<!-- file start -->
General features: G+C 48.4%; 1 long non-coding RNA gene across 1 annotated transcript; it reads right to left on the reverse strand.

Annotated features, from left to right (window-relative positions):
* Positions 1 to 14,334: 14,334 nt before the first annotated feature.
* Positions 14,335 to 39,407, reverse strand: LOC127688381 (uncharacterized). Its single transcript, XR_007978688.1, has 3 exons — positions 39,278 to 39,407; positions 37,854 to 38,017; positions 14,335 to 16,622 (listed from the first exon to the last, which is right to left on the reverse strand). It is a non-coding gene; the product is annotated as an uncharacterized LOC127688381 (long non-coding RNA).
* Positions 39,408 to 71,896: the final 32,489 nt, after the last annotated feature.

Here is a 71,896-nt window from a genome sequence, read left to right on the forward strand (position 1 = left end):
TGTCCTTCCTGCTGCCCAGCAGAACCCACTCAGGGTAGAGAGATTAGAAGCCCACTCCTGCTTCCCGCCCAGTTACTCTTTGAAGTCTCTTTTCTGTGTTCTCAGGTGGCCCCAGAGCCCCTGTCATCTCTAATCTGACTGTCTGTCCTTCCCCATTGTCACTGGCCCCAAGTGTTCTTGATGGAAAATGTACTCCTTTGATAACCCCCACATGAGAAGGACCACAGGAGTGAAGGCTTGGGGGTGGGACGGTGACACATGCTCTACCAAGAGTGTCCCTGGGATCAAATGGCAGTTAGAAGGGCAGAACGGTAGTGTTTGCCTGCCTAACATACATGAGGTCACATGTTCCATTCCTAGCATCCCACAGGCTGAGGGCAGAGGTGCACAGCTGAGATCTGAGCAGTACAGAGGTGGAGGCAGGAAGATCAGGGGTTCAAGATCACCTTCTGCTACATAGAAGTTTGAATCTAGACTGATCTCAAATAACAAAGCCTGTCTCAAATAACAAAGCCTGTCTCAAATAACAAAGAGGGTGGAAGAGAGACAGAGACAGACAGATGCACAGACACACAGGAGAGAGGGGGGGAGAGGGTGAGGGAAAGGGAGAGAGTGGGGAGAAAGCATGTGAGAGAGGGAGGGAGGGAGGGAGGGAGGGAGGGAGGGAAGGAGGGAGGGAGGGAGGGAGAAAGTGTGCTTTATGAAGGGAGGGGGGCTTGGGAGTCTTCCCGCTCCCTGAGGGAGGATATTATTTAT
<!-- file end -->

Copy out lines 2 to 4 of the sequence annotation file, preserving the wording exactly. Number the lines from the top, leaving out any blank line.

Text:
Annotated features, from left to right (window-relative positions):
* Positions 1 to 14,334: 14,334 nt before the first annotated feature.
* Positions 14,335 to 39,407, reverse strand: LOC127688381 (uncharacterized). Its single transcript, XR_007978688.1, has 3 exons — positions 39,278 to 39,407; positions 37,854 to 38,017; positions 14,335 to 16,622 (listed from the first exon to the last, which is right to left on the reverse strand). It is a non-coding gene; the product is annotated as an uncharacterized LOC127688381 (long non-coding RNA).